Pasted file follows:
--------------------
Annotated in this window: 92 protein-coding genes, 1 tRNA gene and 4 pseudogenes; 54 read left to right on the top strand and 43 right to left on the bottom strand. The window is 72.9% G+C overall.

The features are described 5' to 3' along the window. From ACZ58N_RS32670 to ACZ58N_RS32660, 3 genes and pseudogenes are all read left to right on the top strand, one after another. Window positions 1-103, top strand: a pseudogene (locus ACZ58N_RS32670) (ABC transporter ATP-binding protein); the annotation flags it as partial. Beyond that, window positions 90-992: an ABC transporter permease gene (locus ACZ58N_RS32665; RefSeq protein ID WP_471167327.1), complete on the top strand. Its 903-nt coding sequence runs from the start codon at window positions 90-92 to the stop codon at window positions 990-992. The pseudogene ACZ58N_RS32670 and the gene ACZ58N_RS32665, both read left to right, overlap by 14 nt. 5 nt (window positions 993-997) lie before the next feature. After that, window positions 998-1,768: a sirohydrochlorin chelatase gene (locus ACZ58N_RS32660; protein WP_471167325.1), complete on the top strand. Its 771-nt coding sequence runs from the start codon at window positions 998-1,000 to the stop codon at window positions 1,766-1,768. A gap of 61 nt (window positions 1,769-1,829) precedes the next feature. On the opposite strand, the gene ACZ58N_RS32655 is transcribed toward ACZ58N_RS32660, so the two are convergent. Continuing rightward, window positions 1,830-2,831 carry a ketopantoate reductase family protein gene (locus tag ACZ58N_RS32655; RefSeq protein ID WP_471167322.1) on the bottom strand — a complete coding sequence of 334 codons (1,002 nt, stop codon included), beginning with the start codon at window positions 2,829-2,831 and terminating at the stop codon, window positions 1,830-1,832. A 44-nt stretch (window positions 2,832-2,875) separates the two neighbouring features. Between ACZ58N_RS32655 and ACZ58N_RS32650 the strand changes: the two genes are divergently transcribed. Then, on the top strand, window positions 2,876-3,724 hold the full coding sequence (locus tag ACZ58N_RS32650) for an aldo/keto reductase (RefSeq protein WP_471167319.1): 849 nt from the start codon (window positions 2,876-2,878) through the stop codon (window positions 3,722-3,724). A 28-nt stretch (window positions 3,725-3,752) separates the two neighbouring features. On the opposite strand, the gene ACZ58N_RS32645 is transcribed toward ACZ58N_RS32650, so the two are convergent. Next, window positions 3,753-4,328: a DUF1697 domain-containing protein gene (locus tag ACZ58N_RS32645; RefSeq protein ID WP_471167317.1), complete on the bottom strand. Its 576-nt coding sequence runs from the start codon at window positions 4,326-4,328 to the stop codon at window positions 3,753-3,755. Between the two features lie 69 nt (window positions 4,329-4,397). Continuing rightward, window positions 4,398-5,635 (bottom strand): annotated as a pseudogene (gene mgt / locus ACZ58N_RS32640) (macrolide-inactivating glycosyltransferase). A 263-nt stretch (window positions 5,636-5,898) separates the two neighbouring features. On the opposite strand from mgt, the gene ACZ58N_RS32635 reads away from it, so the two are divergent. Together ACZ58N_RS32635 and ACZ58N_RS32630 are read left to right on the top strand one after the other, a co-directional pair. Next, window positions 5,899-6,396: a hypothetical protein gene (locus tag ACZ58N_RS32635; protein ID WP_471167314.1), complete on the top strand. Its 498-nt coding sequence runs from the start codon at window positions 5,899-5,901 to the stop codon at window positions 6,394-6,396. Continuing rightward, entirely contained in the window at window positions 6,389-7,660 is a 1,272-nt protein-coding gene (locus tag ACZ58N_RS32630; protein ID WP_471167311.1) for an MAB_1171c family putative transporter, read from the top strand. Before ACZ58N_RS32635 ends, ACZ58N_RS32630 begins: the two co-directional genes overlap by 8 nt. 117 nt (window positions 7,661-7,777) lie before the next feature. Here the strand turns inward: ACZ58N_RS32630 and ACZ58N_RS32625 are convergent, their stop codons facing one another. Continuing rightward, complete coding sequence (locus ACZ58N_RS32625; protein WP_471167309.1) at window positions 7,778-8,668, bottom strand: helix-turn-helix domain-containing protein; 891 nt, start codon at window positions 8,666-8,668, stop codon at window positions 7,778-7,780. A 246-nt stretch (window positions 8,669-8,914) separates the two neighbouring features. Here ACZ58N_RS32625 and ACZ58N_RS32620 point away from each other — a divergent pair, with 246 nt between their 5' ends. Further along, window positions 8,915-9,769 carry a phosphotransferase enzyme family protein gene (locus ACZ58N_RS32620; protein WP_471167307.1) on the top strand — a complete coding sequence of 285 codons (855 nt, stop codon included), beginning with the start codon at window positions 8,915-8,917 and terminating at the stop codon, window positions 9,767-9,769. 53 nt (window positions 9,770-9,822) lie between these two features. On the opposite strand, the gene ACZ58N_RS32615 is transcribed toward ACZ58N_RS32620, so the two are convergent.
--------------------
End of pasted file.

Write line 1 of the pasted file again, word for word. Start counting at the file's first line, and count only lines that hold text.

Annotated in this window: 92 protein-coding genes, 1 tRNA gene and 4 pseudogenes; 54 read left to right on the top strand and 43 right to left on the bottom strand. The window is 72.9% G+C overall.